Out of the Furnace is a brooding drama that builds to a thrilling finale. Scott Cooper’s film offers superb direction and performances.
Russell and his younger brother Rodney Baze live in the Rust Belt. With decent work scarce, Rodney looks at other ways to garner income. When this leads him deep in the wrong crowd, Russell takes matters into his own hands…
Out of the Furnace presents a simple tale, but one that is effective thanks to solid direction, a decent screenplay and some excellent performances. After the success of Crazy Heart, expectations were rather high for writer-director Scott Cooper. With Out of the Furnace he does not disappoint.
There is a brooding atmosphere that pervades the entire film. This is generated by the score, and the careful building of characters and relationships. Out of the Furnace builds slowly, but retains the attention. The final act functions as something of a pay off, with the tension that has gently been accelerating reaching a riveting climax.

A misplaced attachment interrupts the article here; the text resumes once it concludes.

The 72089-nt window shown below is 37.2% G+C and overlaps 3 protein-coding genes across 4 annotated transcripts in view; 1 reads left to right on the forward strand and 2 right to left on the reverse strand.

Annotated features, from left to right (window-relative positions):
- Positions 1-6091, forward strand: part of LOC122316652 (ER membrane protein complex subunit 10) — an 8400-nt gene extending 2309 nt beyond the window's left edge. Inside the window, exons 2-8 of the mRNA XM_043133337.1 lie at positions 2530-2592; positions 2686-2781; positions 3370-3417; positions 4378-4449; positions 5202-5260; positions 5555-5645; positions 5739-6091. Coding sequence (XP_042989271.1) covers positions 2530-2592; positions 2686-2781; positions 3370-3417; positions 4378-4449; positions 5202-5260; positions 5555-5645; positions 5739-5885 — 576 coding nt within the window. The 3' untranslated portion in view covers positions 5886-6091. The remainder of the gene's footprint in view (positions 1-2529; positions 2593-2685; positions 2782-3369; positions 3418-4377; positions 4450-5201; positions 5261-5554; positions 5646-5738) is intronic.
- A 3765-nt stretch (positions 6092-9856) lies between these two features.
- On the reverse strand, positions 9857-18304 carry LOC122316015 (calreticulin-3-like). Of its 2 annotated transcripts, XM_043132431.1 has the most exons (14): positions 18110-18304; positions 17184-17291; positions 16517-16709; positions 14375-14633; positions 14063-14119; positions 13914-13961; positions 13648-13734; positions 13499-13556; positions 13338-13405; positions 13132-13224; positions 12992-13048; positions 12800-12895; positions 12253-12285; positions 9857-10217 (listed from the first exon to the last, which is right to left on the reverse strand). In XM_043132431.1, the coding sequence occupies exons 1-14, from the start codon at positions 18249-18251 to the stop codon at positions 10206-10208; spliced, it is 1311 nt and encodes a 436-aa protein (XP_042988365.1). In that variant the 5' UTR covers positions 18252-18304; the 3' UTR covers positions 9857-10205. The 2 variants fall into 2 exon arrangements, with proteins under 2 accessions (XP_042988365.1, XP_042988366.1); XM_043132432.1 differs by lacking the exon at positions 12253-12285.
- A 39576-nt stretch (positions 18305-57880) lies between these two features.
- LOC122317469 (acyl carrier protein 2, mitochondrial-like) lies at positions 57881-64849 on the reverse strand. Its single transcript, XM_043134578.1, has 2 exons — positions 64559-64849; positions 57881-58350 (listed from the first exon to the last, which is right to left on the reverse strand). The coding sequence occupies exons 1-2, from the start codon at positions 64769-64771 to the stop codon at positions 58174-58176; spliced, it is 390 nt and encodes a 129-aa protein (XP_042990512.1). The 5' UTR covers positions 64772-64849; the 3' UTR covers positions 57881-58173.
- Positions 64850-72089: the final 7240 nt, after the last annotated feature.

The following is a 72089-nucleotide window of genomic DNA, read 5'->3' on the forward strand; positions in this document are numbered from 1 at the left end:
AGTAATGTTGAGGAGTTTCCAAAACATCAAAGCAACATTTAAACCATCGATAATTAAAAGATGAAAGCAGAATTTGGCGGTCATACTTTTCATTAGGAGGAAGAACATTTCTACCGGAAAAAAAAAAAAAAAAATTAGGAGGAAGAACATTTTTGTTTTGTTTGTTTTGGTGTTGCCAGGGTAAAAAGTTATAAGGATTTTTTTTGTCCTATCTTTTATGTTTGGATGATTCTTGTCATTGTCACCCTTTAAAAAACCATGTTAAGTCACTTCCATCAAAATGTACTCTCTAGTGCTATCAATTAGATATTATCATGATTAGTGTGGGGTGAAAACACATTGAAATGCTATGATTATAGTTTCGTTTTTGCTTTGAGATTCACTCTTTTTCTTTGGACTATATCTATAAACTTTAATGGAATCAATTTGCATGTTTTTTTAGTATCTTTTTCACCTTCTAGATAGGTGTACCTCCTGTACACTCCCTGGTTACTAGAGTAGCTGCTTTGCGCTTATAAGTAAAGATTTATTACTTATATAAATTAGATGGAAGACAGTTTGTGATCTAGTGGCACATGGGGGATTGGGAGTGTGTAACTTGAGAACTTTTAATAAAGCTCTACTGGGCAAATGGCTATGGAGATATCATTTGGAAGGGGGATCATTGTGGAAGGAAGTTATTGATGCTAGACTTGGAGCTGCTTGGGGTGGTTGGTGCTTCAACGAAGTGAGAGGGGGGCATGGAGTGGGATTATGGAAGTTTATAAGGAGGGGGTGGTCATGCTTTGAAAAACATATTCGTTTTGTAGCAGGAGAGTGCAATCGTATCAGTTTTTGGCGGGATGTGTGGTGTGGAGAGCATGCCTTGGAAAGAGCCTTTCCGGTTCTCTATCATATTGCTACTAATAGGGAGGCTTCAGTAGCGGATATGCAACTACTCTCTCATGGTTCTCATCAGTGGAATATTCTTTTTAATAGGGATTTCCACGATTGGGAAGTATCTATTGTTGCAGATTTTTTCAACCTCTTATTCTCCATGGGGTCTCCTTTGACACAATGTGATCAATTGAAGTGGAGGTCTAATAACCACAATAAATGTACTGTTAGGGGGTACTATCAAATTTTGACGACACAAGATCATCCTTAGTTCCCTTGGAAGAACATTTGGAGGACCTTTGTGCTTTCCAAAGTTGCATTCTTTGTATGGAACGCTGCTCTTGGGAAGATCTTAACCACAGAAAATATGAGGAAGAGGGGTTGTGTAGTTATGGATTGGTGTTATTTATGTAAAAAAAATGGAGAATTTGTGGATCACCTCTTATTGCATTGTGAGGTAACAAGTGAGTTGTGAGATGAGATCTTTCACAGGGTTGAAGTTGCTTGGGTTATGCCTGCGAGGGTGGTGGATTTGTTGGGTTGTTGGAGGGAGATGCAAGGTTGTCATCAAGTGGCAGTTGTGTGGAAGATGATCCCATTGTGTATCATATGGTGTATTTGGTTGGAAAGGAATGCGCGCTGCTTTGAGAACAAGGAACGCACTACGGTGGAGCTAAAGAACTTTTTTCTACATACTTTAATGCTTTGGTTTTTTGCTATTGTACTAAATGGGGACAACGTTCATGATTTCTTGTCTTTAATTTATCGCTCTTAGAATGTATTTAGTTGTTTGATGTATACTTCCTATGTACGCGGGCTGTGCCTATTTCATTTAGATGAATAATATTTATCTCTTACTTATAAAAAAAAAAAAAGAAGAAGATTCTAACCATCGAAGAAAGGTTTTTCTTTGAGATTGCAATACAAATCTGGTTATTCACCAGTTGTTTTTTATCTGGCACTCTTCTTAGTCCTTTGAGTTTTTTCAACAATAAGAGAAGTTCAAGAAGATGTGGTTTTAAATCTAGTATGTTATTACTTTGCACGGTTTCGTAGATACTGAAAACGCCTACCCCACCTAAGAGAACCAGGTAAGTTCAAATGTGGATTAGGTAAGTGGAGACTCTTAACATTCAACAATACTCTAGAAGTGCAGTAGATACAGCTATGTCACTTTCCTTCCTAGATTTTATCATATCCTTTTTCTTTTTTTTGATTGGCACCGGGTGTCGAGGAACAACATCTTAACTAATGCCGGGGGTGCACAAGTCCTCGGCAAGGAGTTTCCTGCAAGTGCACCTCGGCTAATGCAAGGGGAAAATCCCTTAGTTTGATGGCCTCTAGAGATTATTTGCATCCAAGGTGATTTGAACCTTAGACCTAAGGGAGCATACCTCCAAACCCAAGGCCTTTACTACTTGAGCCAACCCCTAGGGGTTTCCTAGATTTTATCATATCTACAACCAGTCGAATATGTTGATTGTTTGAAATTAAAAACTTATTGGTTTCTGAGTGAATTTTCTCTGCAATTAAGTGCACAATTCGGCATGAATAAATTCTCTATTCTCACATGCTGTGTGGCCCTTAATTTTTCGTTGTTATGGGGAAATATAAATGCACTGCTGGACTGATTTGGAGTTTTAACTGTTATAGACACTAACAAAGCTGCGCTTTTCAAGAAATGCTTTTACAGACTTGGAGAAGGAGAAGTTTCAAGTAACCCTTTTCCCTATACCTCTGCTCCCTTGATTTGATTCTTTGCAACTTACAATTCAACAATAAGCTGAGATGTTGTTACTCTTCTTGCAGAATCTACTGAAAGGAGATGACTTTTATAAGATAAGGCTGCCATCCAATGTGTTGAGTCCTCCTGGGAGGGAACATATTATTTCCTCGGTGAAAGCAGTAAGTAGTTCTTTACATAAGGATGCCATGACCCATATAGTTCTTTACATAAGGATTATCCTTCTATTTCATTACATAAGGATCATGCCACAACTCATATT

Several themes come into play with Out of the Furnace. Most obvious of these is that of justice and revenge. In some ways, this gives the film a timeless feel. Nevertheless, the political backdrop, which is positioned early in the film, gives Out of the Furnace a more modern feel. Without explicitly expressing so, Cooper’s film exhibits the lack of a real sense of opportunity in contemporary industrial towns. This is dominantly conveyed through Rodney, and the choices he makes.
Christian Bale offers a powerful performance as Russell. As ever, Bale is entirely convincing in this role. Casey Affleck is also superb, whilst Forest Whitaker, Woody Harrelson and Willem Dafoe provide good support.
Out of the Furnace shapes its classical themes into a modern tale framed in an understated manner by the real issues facing some American communities today. Scott Cooper decisively illustrates that Crazy Heart was no fluke.